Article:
Now, all we needed was a device we could connect to the camera via USB and which would package the video files in RTP packages for us. I’m not even going to pretend I can create any kind of suspense at this point. As you know from the title of this blog, we built the livestream with Raspberry Pi 2.
The Whole Thing
So let’s look at the whole recipe again: We take a Logitech C920, connect a Raspberry Pi 2, add some internet with a WIFI stick and upload the H264 video files to our servers with RTP and UDP, and off they go into the depths of the internet. Meanwhile on the server, Gstreamer is waiting to pack everything from RTP to RTMP. Then, the files move on to an nginx media server for multicasting and finally into a web browser with TCP.
As promised, here are some Gstreamer pipelines. I’m not going to walk you through the software installations, but I’m sure you’ll manage, if not please shoot me a message.
First, here’s a pipeline with which you can get the H.264 stream from the C920 and send it to the server with RTP and UDP:
gst-launch-1.0 uvch264src average-bitrate=1000000 iframe-period=1000 device=/dev/video0 name=src auto-start=true src.vidsrc ! video/x-h264,width=1920,height=1080,framerate=30/1,profile=constrained-baseline ! h264parse ! rtph264pay pt=127 config-interval=2 ! udpsink sync=false host= your.server.ip port=5000
Please note: We’re using uvch264src to get the stream. The parameters for the bitrate, resolution, framerate etc. are sent when the camera is first started. They cannot be changed during the runtime, so you will need to restart the camera to do that.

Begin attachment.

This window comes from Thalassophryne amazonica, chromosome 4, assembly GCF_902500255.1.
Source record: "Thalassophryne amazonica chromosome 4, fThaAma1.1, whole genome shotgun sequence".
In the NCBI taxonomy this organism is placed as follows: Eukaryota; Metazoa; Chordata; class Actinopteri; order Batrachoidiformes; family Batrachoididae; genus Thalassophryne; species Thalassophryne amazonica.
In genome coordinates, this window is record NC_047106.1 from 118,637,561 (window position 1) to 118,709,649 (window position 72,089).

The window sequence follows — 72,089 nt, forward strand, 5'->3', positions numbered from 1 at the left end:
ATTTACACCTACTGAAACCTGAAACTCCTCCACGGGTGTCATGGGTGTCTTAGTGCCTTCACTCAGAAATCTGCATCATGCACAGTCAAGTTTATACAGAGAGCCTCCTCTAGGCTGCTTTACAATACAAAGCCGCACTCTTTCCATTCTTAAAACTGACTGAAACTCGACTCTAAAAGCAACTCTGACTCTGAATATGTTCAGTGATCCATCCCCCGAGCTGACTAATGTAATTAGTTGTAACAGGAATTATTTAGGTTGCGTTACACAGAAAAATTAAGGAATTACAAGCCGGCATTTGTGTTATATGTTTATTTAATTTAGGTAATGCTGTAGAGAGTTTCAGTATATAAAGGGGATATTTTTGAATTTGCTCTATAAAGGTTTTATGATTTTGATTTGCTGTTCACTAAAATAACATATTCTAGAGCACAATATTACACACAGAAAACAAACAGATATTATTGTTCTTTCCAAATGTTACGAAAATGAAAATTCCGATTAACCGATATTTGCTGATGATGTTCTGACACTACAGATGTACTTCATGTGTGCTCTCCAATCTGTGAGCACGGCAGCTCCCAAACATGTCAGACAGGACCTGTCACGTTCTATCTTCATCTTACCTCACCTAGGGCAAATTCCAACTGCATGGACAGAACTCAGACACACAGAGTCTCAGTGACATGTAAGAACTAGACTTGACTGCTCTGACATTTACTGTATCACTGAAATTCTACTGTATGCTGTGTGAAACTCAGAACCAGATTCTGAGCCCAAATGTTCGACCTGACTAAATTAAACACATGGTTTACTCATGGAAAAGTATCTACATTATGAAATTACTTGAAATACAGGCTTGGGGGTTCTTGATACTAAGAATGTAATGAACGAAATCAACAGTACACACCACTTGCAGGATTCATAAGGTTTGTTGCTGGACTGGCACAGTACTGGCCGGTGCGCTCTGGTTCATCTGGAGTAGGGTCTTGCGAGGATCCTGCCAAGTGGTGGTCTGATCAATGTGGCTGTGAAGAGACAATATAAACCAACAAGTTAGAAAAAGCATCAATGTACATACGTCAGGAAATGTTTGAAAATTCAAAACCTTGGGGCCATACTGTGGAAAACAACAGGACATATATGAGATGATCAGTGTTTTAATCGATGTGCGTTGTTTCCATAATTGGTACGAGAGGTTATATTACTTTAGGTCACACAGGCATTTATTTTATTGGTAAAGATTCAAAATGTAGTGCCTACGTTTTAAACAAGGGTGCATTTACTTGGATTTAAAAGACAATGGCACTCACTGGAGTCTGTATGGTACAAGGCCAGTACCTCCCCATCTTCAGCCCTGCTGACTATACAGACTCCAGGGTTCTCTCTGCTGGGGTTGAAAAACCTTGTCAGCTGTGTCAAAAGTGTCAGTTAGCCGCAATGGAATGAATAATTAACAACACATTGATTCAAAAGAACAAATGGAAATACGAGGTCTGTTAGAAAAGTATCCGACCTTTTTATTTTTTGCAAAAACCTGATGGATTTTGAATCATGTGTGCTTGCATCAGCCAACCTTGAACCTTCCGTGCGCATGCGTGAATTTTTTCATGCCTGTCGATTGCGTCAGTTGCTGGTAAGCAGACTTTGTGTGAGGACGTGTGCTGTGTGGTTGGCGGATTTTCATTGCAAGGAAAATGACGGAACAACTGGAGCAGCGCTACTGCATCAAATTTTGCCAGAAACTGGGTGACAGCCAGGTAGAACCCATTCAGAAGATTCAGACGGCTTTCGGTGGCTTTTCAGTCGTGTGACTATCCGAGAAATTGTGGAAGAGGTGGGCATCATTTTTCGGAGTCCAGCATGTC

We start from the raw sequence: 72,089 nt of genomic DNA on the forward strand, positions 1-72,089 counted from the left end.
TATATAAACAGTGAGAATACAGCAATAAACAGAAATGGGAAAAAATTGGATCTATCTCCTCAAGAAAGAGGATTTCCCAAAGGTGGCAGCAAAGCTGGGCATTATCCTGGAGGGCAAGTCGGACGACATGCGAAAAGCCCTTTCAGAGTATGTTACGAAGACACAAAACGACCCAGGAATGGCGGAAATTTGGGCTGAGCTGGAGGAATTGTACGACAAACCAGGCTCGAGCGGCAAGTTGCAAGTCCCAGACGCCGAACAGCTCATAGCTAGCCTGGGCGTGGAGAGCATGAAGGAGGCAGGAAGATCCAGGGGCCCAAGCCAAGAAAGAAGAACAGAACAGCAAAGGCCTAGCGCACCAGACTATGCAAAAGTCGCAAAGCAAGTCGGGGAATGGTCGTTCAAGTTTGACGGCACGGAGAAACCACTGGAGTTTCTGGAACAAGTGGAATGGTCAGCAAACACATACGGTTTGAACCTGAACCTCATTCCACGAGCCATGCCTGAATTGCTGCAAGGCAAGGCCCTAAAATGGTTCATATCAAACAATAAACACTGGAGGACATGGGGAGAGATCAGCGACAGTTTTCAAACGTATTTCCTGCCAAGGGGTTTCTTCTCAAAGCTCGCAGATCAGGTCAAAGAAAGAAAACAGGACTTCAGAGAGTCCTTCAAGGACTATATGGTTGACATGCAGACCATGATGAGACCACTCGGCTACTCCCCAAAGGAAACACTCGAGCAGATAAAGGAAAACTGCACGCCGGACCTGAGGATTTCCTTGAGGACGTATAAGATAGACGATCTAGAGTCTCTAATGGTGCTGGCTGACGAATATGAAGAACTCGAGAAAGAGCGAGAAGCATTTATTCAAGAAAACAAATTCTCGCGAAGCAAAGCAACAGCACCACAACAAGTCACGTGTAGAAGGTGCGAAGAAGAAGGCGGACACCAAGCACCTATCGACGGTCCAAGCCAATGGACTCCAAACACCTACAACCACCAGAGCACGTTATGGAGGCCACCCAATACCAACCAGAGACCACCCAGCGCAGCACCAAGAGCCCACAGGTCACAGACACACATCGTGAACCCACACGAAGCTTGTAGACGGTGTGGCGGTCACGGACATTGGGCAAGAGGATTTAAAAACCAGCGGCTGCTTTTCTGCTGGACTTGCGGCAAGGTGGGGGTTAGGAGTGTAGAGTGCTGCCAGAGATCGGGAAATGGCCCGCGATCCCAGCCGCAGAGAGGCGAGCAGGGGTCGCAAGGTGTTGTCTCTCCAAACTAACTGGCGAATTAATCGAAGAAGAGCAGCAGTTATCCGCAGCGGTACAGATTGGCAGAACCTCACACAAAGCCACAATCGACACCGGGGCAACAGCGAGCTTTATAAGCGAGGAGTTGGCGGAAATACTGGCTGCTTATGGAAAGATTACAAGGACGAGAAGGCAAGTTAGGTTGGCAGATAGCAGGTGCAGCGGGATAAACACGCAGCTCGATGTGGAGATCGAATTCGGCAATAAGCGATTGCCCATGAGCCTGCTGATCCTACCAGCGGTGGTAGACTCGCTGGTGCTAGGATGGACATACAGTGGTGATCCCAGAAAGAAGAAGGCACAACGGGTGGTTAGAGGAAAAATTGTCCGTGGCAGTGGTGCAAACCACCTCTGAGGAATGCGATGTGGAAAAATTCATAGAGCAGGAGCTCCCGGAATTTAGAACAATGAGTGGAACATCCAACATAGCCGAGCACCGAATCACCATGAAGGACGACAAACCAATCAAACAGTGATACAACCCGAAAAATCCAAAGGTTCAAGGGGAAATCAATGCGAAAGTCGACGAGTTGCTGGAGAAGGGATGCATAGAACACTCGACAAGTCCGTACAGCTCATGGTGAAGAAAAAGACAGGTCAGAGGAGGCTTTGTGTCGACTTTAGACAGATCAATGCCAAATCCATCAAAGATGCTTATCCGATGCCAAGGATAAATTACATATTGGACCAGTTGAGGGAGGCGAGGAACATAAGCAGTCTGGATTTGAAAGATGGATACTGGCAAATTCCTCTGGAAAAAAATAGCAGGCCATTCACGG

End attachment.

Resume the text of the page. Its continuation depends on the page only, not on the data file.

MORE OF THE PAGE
If you have two servers you want to stream to, you can also split the stream:
gst-launch-1.0 uvch264src average-bitrate=1000000 iframe-period=1000 device=/dev/video0 name=src auto-start=true src.vidsrc ! video/x-h264,width=1920,height=1080,framerate=30/1,profile=constrained-baseline ! h264parse ! rtph264pay pt=127 config-interval=2 ! tee name=t ! queue max-size-time=10000000 ! udpsink sync=false host= your.server.ip port=5000 t. ! queue max-size-time=10000000 ! udpsink sync=false host=your.other.server.ip port=5000
On our server, RTP is converted to RTMP. Since we transmitted it via UDP before, we have to use udpsrc as the source. The target is a local nginx RTMP media server.
gst-launch-1.0 udpsrc caps="application/x-rtp,payload=127" port=5000 ! rtph264depay ! capsfilter caps="video/x-h264,width=1920,height=1080" ! flvmux streamable=true ! rtmpsink location='rtmp://127.0.0.1:1935/live1/sers'
Finally, there is a pipeline which we also use but which doesn’t really go with the rest. It extracts 30 JPEGs per second from the C920 stream and saves the images to the working memory. We do this, because the Pi has an SD card and does not like too many writing cycles. So we’re creating a ram disc which is located, as mentioned before, in the working memory.
gst-launch-1.0 uvch264src device=/dev/video0 ! image/jpeg,width=1920,height=1080,framerate=30/1 ! multifilesink location=/home/pi/ramdisk/snap%d.jpeg max-files=60
In addition to those pipelines, Gstreamer also offers the possibility of programming in C. Thus, you can solve more complex tasks, such as creating individual protocols or a RTSP server. An alternative to Gstreamer would have been FFMPEG, but it just couldn’t handle the H.264 UVC cameras. Also, I think this is as good a time as any to say thanks for all the open source stuff. Even though it is often just a marketing ploy, it still gives me a lot of positive feelings.